If you’re looking for something more from your holiday than just lounging around on the beach, then Slovenia is a brilliant alternative destination. Found at the eastern end of the Alps, there’s something for everyone in Slovenia. Whether you’re looking to explore the great outdoors, take part in watersports, learn more about Slovenia’s history or sample its melting pot of cuisine, it’s a great place for a holiday. If you want a bit of beachlife thrown in, you can get that too!
Active holidaymakers will really get the most out of a holiday to Slovenia. It has far more in common with its Alpine neighbours than those countries to the east. Picture tree-lined mountains, glacial lakes and pretty log cabins. If you’re into hiking, cycling or white-water rafting, there are plenty of opportunities to get out and about in Slovenia. The Pokljuka Mountain, in particular, is a top base for heading out into the Julian Alps. Some of the best features of this landscape, include the Postojna caves - a huge maze of stalactites and stalagmites. The clear waters of the Soca river are also worth a look.
Those looking for something more lively in Slovenia should head to its capital of Ljubljana. It’s perfect for a romantic trip as you walk along the city’s promenades past beautifully-preserved historic buildings. Groups of friends will equally enjoy Ljubljana for its vibrant nightlife. Holidaymakers should also stop off at the city of Maribor, which is the centre of Slovenia’s wine-making trade.
Slovenia’s pint-sized capital has a youthful spirit, mainly thanks to its big student population. If you’re looking to party in Slovenia, then look no further than the bars and nightclubs of Ljubljana. But as you stroll along the banks of the Ljubljana River, you’ll also come across cute cafes and boutique shops that are perfect for bagging a souvenir. Culture vultures can see tons in Ljubljana too, including museums, bridges and the national gallery.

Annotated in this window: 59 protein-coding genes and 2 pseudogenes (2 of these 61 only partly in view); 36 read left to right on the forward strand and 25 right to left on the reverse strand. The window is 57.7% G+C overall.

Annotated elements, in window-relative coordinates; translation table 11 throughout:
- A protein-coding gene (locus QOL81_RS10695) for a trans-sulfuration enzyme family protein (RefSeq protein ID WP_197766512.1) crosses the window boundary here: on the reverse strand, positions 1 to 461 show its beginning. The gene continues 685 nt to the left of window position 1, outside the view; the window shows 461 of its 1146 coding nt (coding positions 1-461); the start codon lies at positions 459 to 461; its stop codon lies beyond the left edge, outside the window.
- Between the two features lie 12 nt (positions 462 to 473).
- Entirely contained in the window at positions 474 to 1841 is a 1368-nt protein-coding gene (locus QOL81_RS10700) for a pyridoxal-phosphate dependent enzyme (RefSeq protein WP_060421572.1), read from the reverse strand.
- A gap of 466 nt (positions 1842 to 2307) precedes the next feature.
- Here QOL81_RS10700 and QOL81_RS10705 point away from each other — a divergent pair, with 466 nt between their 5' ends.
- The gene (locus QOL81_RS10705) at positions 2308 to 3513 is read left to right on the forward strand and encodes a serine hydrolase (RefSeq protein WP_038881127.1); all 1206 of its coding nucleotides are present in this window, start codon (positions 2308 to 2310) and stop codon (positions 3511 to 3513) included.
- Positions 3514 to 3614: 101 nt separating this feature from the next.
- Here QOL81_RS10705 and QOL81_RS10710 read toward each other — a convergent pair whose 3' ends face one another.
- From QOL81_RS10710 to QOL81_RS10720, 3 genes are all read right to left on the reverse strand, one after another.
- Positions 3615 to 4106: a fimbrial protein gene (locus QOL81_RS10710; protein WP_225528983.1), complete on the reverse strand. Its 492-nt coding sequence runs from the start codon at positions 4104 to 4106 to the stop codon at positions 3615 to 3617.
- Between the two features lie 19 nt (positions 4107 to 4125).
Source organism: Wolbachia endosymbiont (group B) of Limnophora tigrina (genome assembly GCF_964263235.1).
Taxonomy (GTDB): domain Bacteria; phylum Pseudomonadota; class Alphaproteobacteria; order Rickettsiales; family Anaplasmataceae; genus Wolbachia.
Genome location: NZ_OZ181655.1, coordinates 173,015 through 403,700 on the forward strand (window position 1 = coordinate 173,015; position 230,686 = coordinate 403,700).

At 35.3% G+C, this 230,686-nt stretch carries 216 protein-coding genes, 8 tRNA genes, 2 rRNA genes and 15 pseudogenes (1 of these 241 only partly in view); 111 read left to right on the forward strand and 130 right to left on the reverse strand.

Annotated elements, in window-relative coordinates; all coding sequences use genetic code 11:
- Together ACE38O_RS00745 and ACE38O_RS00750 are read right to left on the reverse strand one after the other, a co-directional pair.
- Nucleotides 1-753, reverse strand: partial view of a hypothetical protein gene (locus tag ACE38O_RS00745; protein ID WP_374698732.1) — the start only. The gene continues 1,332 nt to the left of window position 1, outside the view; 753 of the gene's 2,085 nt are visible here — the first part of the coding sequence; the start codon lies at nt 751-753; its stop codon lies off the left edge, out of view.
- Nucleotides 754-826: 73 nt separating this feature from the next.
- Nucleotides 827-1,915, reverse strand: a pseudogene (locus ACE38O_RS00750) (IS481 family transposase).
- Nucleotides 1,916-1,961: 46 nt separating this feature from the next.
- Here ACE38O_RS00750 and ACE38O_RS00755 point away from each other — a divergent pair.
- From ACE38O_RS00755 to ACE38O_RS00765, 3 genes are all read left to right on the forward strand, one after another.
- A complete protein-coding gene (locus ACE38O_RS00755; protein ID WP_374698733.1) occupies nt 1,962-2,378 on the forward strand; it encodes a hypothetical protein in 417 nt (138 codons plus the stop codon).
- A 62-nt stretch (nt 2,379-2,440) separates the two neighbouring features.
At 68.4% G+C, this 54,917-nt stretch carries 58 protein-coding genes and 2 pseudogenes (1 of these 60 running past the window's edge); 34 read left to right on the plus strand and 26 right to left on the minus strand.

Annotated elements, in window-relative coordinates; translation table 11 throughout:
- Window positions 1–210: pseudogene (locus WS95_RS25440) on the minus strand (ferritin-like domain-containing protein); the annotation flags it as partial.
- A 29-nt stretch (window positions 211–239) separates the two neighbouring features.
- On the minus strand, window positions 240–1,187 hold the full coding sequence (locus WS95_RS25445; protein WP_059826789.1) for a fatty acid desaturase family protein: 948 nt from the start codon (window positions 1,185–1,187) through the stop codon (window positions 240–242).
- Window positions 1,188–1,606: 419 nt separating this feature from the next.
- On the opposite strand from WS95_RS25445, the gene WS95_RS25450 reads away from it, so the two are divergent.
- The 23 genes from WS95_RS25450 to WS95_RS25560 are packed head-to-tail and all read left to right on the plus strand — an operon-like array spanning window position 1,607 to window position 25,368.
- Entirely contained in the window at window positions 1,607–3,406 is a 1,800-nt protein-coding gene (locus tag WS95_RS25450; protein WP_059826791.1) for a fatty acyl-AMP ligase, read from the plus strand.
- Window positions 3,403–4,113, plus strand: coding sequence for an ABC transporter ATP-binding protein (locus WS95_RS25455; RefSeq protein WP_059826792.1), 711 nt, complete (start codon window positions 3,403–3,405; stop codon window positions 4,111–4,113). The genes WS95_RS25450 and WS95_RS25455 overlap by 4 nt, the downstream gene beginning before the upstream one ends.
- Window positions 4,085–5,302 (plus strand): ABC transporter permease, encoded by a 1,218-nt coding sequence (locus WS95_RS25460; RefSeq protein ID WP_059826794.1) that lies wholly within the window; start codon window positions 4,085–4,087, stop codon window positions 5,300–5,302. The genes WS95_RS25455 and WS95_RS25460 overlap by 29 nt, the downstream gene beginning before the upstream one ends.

Foodies should make sure they stop off in Slovenia’s second city of Maribor. As well as great local grub, much of Slovenia’s wine is made in and around Maribor. It would be rude not to sample a little of the local tipple. This wine-making tradition dates back centuries. In the centre of Maribor you can even come across the oldest vine in the world. This 400-year-old plant is the subject of several festivals in Maribor and even has its own theme song.
The cute little city of Celje has a lot of history to explore. The remains of the original Roman settlement can still be seen lying underneath the town. There are also some more modern landmarks to glimpse on a stroll - a stone fountain, sculptures and the old town walls.
If you’re looking for a trip that combines glorious views and adrenaline-inducing pursuits, a visit to the Slovenian alps is your best bet. With a number of activities – from hiking and biking to water sports and air sports, holidays to Slovenia spell a great getaway for active types. If you prefer something more laid-back, there’s the opportunity to enjoy your surroundings with golf, horse riding and fishing as well as swimming in some of Slovenia’s beautiful lakes. The other side of Slovenia is its excellent food and drink, with tempting cuisine in abundance. Head to one of the locally-run restaurants to enjoy baked meatballs, potato and cabbage dishes and delicious cheeses from around the region.
From its meandering cobbled streets to its gothic castle, Lake Bled is the perfect destination to catch a glimpse of Slovenia’s traditional side. Jam packed with historical sights, a visit here is all about delving deep into the country’s culture. Of course, the centrepiece is the glorious lake itself, with panoramic views you’re guaranteed to fall in love with. You’ll see a few boats on the water, although noisy motor boats have been banned. Instead, enjoy a gentle cruise on a traditional Pletna boat to the iconic Church of Maria of the Lake, a long-favoured wedding venue.
Surrounded by nature and within reaching distance of both Italy and Austria, a visit to Kranjska gora is ideal for those seeking more from their holiday. Located high up in Slovenia’s Alps, this mountain town has a charm of its own, with picturesque surroundings that wouldn’t look out of place on a postcard. If you’re keen to lace up your boots and explore the local area, you’re in luck. There are numerous walking trails that follow up through forests and meadows, with plenty of places to stop for a drink or bite to eat.
History in Ljubljana